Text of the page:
The publication of The Scrolls… and Testimonies… led to a reappraisal of the role of the Sonderkommando in the Holocaust. Their existence, duties, actions, and dilemmas create, of course, a classic ethical paradox that is ripe for dramatic portrayal. To posit one front and center in a feature film typically requires a sympathetic audience to be successful, especially when the protagonist is being portrayed sympathetically and is undergoing a transformative and even messianic experience. Nemes without question sees Saul’s behavior as honorable, and Röhrig has been quite outspoken in defending all Sonderkommando as pure victims. Formally seen as opportunists who sold out their people for a few camp luxuries and an extended stay, the Sonderkommando were conscripted into their duties unawares, and by force of a pistol or submachine gun. By the time they knew what was going on, it is said, it was too late. Because they knew too much of the camps’ inner workings—even in ’44 Hungarian Jews were still in disbelief about what was going on—their life expectancy was typically three months. Some made it to a year; few survived to see the light of day. The publication of the various testimonies reinforces their position as one of bearing witness to irredeemable historic tragedy. At the same time, their actions, as well as those of governments like Hungary’s, which willingly facilitated the deportations and transport of its own people, were indispensible to the Nazi’s execution of its industrialized master plan. Specialists were, indeed, required.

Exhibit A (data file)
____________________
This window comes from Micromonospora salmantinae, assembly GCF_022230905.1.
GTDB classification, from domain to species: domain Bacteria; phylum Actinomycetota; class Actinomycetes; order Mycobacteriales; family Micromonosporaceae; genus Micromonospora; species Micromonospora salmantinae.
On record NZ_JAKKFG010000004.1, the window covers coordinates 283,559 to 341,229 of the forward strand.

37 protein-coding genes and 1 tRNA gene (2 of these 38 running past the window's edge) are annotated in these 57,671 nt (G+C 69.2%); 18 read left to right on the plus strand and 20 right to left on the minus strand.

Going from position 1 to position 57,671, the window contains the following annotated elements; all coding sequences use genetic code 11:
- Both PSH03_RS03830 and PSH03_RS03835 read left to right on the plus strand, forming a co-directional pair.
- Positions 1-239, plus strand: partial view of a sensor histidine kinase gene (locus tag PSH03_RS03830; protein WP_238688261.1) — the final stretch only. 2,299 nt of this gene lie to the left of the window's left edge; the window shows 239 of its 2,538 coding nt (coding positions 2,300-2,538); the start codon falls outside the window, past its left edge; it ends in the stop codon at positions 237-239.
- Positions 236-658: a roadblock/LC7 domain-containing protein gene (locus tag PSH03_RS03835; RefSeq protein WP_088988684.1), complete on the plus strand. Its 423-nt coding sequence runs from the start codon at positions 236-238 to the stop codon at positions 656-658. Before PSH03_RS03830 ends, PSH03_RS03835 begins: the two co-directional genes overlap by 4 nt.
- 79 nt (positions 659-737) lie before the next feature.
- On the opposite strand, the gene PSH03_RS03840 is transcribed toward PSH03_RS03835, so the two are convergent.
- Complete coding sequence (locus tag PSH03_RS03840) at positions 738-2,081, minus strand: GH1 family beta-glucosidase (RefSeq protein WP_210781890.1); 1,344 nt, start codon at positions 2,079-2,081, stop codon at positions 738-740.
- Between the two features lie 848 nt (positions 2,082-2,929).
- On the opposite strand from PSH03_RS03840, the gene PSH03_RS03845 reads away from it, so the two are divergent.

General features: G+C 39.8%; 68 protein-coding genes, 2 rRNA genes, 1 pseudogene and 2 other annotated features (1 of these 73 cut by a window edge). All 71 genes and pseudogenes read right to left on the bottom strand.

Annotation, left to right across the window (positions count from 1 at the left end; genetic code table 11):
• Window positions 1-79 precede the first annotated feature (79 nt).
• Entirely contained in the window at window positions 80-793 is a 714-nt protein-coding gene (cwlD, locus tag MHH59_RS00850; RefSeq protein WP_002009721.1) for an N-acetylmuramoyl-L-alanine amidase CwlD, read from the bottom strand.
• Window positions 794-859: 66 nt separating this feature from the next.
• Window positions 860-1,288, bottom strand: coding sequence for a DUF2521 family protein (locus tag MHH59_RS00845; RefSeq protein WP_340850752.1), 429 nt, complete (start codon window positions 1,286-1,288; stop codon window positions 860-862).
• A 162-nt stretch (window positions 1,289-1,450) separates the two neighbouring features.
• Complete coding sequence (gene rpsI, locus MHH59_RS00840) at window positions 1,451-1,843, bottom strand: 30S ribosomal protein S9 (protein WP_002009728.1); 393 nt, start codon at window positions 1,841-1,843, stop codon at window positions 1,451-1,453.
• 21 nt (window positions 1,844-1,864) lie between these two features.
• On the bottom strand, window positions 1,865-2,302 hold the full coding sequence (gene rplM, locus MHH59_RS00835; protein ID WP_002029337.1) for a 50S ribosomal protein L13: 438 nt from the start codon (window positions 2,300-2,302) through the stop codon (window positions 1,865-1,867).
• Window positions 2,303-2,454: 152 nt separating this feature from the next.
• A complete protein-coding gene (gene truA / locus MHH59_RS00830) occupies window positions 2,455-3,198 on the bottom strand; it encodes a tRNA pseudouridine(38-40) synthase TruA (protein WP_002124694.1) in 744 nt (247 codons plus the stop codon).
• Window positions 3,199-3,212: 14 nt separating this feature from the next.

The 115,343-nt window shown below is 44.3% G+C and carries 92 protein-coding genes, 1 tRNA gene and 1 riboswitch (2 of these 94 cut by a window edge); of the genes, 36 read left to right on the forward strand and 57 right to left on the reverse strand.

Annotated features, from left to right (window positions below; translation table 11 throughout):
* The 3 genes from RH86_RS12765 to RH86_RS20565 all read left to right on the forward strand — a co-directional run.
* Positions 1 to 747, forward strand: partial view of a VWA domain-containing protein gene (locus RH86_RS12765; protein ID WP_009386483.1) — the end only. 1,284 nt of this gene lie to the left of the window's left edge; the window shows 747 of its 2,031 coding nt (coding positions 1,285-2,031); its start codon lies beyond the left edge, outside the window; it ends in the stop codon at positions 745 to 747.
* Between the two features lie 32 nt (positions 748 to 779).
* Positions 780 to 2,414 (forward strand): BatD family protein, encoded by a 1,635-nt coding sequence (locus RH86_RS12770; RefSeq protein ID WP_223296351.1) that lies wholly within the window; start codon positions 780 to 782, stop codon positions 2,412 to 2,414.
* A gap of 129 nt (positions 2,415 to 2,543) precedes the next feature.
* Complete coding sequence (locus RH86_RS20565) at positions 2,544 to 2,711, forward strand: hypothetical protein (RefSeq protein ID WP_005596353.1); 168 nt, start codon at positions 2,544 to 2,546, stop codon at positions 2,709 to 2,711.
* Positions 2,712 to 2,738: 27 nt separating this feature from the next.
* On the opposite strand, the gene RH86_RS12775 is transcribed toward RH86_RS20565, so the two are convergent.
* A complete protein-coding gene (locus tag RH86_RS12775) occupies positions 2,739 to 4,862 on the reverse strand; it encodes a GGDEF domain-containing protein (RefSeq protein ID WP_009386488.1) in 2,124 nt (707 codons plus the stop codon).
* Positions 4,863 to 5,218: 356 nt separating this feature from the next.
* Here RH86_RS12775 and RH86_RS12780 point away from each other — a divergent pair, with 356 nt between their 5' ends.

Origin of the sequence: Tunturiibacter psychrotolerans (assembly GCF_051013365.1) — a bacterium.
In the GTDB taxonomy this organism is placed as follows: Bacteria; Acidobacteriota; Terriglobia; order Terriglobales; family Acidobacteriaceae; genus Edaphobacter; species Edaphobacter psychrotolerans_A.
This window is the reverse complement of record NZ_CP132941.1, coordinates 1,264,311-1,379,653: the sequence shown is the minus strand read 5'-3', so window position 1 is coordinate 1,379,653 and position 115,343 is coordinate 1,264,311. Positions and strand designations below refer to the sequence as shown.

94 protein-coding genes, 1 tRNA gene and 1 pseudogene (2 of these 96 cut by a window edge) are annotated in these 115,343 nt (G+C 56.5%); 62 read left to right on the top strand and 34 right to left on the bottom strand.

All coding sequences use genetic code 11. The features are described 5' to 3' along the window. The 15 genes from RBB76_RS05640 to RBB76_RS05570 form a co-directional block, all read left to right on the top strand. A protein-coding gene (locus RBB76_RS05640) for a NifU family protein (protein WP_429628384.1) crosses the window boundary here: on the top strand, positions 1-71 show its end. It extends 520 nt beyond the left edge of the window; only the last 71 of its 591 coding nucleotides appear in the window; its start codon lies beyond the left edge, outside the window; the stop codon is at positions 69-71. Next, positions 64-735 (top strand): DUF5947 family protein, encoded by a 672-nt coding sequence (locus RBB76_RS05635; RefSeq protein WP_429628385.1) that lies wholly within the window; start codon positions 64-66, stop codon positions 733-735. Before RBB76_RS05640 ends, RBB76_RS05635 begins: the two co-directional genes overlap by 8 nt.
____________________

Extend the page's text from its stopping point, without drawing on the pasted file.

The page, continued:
The filmmakers are successful in engaging our sympathies, though it’s all a bit queasy, and uneasy. For an existentialist, it is hard to see Saul’s relative ambivalence toward the resistance in contrast to his own resolute, singular cause. Nemes frames Saul’s spiritual quest as justified, because the resistance is, after all, inevitably doomed. In the film, all is subjugated to the inexorable Nazi death train; everyone inside the camp is doomed, no matter what they may, or may not, do. Just as in everyday postwar modern life, all that is left is to act honorably. Yet, the awareness today that Jewish resistance groups acted with collective courage and made great effort—camps at Treblinka and Sobibór closed toward the end after two particularly virulent Sonderkommando rebellions—though often at terrible cost, is inspiring. The filmmakers believe that outside of that, spiritual redemption and symbolic human decency is paramount. But by the time Saul’s arduous task moves into the light of a fallen Eden in the Polish countryside, it’s already too late. His final curious expression hangs ambiguously against the daunting Nazi scythe. There remains a peaceful deliverance into the heavens only for the wondrous. Like Kafka’s beleaguered bank cashier Josef K in The Trial, Saul, after all, lives, and dies, like a dog.

(Oscar, Golden Globe, and Independent Spirit Award Best Foreign Language or International Film winner Son of Saul, which also topped several critics’ lists in the same category, including the National Board of Review, is available on Blu-ray, DVD, and Digital Download from Sony Pictures Home Entertainment.)

© 2016 John Tyler/24 Hours